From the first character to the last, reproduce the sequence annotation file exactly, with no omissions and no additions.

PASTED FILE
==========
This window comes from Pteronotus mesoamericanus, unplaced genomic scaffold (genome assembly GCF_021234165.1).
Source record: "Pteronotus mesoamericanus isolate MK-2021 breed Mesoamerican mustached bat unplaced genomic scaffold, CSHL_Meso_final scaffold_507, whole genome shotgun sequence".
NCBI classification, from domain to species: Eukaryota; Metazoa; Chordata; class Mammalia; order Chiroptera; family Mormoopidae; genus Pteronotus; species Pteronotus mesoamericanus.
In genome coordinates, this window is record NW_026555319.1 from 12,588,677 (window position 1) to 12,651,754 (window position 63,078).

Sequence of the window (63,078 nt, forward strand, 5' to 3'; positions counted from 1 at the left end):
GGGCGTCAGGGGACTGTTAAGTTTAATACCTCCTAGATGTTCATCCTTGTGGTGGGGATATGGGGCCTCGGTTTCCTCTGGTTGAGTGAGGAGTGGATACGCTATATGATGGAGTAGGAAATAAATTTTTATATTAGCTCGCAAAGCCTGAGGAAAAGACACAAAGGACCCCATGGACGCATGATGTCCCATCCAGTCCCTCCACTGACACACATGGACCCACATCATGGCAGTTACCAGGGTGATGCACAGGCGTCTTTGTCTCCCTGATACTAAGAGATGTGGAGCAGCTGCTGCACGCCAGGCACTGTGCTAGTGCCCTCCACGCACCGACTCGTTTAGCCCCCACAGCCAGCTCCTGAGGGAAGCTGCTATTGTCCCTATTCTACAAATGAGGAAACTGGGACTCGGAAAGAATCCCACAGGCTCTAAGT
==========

This window comes from Pteronotus mesoamericanus, unplaced genomic scaffold (genome assembly GCF_021234165.1).
Source record: "Pteronotus mesoamericanus isolate MK-2021 breed Mesoamerican mustached bat unplaced genomic scaffold, CSHL_Meso_final scaffold_507, whole genome shotgun sequence".
NCBI classification, from domain to species: Eukaryota; Metazoa; Chordata; class Mammalia; order Chiroptera; family Mormoopidae; genus Pteronotus; species Pteronotus mesoamericanus.
In genome coordinates, this window is record NW_026555319.1 from 12,588,677 (window position 1) to 12,651,754 (window position 63,078).

Sequence of the window (63,078 nt, forward strand, 5' to 3'; positions counted from 1 at the left end):
GGGCGTCAGGGGACTGTTAAGTTTAATACCTCCTAGATGTTCATCCTTGTGGTGGGGATATGGGGCCTCGGTTTCCTCTGGTTGAGTGAGGAGTGGATACGCTATATGATGGAGTAGGAAATAAATTTTTATATTAGCTCGCAAAGCCTGAGGAAAAGACACAAAGGACCCCATGGACGCATGATGTCCCATCCAGTCCCTCCACTGACACACATGGACCCACATCATGGCAGTTACCAGGGTGATGCACAGGCGTCTTTGTCTCCCTGATACTAAGAGATGTGGAGCAGCTGCTGCACGCCAGGCACTGTGCTAGTGCCCTCCACGCACCGACTCGTTTAGCCCCCACAGCCAGCTCCTGAGGGAAGCTGCTATTGTCCCTATTCTACAAATGAGGAAACTGGGACTCGGAAAGAATCCCACAGGCTCTAAGT